Aquinas’ gift to the world

From the English Jesuit Fr Martindale who wrote on Catholic theology and issues through the 1930s to the 1950s:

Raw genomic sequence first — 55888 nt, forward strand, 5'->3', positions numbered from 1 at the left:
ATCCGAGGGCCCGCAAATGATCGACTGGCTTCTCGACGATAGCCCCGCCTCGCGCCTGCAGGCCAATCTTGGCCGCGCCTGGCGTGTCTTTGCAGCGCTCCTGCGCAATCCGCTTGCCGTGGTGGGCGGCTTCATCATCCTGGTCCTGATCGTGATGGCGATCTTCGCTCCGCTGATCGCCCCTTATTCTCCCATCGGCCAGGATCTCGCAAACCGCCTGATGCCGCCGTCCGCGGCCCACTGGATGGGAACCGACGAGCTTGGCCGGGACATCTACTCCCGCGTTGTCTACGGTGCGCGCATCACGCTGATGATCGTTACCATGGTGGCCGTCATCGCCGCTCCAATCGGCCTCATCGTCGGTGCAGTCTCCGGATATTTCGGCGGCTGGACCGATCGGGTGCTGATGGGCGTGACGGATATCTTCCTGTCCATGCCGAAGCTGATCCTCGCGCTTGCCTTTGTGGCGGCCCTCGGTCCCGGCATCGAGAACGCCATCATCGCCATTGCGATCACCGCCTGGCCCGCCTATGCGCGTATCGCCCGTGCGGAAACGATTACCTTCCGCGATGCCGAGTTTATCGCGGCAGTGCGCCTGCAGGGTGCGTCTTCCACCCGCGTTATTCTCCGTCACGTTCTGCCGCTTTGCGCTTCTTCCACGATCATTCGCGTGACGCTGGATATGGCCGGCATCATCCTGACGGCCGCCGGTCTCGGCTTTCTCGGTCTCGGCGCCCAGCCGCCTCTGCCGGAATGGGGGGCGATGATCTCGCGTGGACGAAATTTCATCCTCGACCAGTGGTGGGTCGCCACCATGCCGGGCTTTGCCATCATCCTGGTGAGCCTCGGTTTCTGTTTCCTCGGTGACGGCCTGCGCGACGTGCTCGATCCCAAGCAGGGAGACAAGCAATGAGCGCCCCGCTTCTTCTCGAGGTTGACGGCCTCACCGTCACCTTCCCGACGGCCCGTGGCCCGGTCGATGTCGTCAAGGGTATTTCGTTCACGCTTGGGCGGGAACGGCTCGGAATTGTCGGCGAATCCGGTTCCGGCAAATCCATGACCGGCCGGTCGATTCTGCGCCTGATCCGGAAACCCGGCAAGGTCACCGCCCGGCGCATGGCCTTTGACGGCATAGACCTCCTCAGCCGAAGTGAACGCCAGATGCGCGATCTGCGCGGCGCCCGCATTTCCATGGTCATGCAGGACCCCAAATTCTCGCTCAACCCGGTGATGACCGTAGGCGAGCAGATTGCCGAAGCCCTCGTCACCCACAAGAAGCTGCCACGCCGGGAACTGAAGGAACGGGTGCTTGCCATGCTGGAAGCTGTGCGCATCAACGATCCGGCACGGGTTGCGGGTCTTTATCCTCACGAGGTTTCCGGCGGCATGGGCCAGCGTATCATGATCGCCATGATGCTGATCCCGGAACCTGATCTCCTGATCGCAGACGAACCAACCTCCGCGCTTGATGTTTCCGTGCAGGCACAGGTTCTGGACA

Aquinas made a new gift to the world, which has assisted human thought ever since and could assist in the present moment far more even than it does, were it better used. The great Greek thinker Aristotle had reached our thirteenth century in small fragments only of his works, ill-translated, and mostly by way of Arab and Jewish authors, who had made current very distorted versions of Aristotle’s meaning, so much so, that the very name of that philosopher was suspected and disliked. St. Thomas, practically singlehandedly, turned the whole of this situation once and for all upside down. He caused, with the help of the Holy See, a complete and proper translation to be made; he explained the whole system of Aristotle more perfectly than ever yet it had been set forth; and he displayed that, far from being of necessity, or at all, hostile to the Christian Faith, the tremendous treasures of antiquity could be brought into glad and free cooperation with the teachings of Christ. This in itself is an enormous benefit, because it can preserve religion from the miasma of sentimentalism that infects so much of it today. Do not imagine it is easy to think properly. It is far harder than learning about airplanes, or hunting, or making films. It is an art. And, it is very tiring. People seize every chance of not thinking, and end by half arguing you ought not to think, anyway in religion, but just to feel or be what they dub “mystical.”

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